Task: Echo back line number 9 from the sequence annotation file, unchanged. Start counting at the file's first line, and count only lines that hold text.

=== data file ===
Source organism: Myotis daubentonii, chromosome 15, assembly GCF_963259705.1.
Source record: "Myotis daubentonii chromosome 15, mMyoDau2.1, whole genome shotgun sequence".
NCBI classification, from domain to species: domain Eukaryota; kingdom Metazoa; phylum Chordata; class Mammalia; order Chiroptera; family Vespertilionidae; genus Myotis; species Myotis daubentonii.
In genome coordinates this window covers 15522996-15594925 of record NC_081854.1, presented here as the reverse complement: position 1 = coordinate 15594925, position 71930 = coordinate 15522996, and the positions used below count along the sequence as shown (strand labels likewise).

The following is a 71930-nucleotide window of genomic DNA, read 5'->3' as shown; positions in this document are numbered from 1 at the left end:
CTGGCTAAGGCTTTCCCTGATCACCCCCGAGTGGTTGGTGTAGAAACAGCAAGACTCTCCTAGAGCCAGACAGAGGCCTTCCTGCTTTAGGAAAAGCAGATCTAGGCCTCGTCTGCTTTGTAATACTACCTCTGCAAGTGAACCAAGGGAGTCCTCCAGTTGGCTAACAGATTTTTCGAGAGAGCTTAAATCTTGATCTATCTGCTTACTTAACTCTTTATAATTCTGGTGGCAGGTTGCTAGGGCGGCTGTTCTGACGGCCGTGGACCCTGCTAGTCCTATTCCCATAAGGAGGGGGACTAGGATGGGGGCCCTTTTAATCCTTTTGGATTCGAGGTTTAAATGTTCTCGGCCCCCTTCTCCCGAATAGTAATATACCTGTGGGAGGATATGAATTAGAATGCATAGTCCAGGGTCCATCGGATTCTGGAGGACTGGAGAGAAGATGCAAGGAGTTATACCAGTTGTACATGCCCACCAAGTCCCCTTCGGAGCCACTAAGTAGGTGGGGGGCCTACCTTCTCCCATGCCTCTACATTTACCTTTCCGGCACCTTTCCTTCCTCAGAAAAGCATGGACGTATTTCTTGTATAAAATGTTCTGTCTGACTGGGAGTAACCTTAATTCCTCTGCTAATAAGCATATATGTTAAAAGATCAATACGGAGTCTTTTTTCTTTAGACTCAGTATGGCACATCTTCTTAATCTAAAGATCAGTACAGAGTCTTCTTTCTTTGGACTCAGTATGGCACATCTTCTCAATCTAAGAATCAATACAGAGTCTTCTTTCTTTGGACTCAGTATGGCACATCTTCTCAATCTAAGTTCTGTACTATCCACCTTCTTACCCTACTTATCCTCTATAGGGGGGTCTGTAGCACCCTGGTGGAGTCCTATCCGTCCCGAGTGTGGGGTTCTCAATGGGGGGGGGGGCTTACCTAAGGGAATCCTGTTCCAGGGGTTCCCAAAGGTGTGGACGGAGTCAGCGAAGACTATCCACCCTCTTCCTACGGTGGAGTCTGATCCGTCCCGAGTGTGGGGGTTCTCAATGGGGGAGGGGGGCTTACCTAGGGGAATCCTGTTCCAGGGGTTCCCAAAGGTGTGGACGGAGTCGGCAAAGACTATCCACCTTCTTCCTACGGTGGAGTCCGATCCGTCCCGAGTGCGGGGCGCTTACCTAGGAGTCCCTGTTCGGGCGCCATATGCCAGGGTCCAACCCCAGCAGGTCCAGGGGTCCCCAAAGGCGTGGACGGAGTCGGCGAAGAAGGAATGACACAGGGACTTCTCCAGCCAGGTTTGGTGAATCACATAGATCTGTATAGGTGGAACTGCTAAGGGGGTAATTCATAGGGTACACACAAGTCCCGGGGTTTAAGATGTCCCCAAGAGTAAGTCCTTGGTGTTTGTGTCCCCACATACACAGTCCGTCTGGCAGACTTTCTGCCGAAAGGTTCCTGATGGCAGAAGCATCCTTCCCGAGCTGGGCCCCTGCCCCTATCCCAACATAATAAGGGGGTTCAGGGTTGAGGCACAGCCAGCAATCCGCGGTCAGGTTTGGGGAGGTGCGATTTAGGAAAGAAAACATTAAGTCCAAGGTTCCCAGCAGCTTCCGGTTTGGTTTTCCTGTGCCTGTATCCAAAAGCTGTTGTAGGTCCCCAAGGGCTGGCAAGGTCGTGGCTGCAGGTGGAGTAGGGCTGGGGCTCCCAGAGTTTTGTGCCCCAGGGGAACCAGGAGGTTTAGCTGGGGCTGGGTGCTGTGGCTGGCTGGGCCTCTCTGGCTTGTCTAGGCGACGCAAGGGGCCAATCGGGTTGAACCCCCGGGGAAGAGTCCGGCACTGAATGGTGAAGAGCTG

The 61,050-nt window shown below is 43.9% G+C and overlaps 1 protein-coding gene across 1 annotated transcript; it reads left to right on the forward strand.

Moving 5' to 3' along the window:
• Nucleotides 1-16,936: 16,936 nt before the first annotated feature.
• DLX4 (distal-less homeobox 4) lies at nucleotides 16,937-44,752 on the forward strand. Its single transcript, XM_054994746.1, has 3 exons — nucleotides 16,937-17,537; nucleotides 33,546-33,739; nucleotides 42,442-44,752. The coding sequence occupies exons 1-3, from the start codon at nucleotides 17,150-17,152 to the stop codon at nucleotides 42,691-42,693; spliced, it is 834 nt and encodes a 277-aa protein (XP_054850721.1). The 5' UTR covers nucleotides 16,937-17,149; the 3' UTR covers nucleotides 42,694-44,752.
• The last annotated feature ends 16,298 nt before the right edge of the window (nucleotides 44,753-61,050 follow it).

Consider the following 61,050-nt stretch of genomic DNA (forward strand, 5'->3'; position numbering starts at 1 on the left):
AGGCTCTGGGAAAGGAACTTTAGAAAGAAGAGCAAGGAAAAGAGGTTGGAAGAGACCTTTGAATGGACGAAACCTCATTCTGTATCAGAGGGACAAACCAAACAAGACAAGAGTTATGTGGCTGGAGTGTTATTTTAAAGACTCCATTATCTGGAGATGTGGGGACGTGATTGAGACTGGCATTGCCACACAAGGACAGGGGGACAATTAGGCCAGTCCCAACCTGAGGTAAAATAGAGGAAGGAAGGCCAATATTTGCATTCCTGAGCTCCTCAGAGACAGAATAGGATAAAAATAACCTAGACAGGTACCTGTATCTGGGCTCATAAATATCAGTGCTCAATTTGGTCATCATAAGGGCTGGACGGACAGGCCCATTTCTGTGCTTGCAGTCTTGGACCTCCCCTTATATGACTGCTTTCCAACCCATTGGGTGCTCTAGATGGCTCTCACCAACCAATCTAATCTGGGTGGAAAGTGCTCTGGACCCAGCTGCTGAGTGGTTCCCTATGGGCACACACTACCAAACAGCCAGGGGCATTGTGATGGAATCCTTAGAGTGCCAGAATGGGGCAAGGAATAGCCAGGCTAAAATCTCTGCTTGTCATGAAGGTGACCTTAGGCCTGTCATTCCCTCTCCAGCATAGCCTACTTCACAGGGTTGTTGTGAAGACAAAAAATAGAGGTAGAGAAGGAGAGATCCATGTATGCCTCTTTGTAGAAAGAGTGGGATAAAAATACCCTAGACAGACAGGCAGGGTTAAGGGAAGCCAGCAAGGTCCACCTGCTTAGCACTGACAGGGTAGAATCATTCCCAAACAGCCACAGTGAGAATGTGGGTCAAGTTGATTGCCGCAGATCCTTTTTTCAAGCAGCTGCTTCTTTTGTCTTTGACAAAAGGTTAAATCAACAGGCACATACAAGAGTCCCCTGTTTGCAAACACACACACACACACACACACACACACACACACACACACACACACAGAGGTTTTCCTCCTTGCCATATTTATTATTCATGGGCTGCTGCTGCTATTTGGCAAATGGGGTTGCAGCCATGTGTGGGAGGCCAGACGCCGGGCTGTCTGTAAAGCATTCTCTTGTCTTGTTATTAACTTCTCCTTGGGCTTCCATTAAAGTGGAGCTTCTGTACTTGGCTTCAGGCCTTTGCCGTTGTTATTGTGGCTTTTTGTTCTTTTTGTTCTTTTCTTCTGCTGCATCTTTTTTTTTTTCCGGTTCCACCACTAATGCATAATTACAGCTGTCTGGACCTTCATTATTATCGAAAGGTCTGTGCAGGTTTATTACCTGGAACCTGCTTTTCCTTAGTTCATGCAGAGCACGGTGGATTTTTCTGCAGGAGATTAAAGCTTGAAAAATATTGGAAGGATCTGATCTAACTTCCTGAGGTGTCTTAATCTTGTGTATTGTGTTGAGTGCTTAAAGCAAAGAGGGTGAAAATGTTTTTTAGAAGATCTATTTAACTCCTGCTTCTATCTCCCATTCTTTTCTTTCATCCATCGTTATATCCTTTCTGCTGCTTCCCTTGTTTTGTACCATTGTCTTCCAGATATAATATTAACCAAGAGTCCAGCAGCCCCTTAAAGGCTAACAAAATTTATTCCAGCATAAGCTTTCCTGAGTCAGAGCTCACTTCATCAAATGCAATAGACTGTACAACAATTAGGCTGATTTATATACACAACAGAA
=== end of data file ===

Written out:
• Nucleotides 1-16,936: 16,936 nt before the first annotated feature.